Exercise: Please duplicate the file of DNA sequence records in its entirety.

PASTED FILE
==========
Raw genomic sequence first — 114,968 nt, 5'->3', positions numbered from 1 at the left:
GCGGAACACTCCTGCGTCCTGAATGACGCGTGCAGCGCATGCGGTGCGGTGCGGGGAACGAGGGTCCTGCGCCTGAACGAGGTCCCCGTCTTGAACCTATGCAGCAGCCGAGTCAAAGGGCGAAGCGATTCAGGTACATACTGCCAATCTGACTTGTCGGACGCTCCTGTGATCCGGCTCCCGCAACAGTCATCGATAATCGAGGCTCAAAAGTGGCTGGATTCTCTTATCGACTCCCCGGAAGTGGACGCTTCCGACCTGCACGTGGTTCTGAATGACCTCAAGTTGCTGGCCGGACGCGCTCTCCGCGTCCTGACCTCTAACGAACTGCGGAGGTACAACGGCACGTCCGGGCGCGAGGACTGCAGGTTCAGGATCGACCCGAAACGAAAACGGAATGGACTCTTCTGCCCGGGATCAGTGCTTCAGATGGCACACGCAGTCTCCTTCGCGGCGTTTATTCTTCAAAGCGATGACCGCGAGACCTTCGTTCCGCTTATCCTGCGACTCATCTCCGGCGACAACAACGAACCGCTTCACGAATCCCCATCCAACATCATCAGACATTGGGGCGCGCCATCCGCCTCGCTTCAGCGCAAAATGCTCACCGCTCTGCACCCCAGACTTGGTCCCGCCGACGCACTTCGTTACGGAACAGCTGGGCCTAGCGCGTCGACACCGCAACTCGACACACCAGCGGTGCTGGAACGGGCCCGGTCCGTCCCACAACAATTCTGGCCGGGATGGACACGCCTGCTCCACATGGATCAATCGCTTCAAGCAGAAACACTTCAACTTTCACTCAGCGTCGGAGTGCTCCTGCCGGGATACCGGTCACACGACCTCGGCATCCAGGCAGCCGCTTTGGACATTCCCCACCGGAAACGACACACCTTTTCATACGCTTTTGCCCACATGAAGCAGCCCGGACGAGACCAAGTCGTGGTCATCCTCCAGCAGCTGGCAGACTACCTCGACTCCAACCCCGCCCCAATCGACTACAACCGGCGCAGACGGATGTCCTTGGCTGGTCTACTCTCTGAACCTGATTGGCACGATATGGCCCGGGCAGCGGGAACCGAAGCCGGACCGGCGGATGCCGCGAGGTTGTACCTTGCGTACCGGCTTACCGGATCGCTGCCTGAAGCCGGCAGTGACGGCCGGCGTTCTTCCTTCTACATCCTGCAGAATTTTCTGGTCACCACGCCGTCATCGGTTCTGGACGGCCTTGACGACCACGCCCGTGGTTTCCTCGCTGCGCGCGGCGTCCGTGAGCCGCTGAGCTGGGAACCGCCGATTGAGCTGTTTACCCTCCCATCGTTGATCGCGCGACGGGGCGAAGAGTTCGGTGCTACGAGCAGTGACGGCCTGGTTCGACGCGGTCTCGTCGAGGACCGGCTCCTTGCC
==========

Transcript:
Raw genomic sequence first — 114,968 nt, 5'->3', positions numbered from 1 at the left:
GCGGAACACTCCTGCGTCCTGAATGACGCGTGCAGCGCATGCGGTGCGGTGCGGGGAACGAGGGTCCTGCGCCTGAACGAGGTCCCCGTCTTGAACCTATGCAGCAGCCGAGTCAAAGGGCGAAGCGATTCAGGTACATACTGCCAATCTGACTTGTCGGACGCTCCTGTGATCCGGCTCCCGCAACAGTCATCGATAATCGAGGCTCAAAAGTGGCTGGATTCTCTTATCGACTCCCCGGAAGTGGACGCTTCCGACCTGCACGTGGTTCTGAATGACCTCAAGTTGCTGGCCGGACGCGCTCTCCGCGTCCTGACCTCTAACGAACTGCGGAGGTACAACGGCACGTCCGGGCGCGAGGACTGCAGGTTCAGGATCGACCCGAAACGAAAACGGAATGGACTCTTCTGCCCGGGATCAGTGCTTCAGATGGCACACGCAGTCTCCTTCGCGGCGTTTATTCTTCAAAGCGATGACCGCGAGACCTTCGTTCCGCTTATCCTGCGACTCATCTCCGGCGACAACAACGAACCGCTTCACGAATCCCCATCCAACATCATCAGACATTGGGGCGCGCCATCCGCCTCGCTTCAGCGCAAAATGCTCACCGCTCTGCACCCCAGACTTGGTCCCGCCGACGCACTTCGTTACGGAACAGCTGGGCCTAGCGCGTCGACACCGCAACTCGACACACCAGCGGTGCTGGAACGGGCCCGGTCCGTCCCACAACAATTCTGGCCGGGATGGACACGCCTGCTCCACATGGATCAATCGCTTCAAGCAGAAACACTTCAACTTTCACTCAGCGTCGGAGTGCTCCTGCCGGGATACCGGTCACACGACCTCGGCATCCAGGCAGCCGCTTTGGACATTCCCCACCGGAAACGACACACCTTTTCATACGCTTTTGCCCACATGAAGCAGCCCGGACGAGACCAAGTCGTGGTCATCCTCCAGCAGCTGGCAGACTACCTCGACTCCAACCCCGCCCCAATCGACTACAACCGGCGCAGACGGATGTCCTTGGCTGGTCTACTCTCTGAACCTGATTGGCACGATATGGCCCGGGCAGCGGGAACCGAAGCCGGACCGGCGGATGCCGCGAGGTTGTACCTTGCGTACCGGCTTACCGGATCGCTGCCTGAAGCCGGCAGTGACGGCCGGCGTTCTTCCTTCTACATCCTGCAGAATTTTCTGGTCACCACGCCGTCATCGGTTCTGGACGGCCTTGACGACCACGCCCGTGGTTTCCTCGCTGCGCGCGGCGTCCGTGAGCCGCTGAGCTGGGAACCGCCGATTGAGCTGTTTACCCTCCCATCGTTGATCGCGCGACGGGGCGAAGAGTTCGGTGCTACGAGCAGTGACGGCCTGGTTCGACGCGGTCTCGTCGAGGACCGGCTCCTTGCC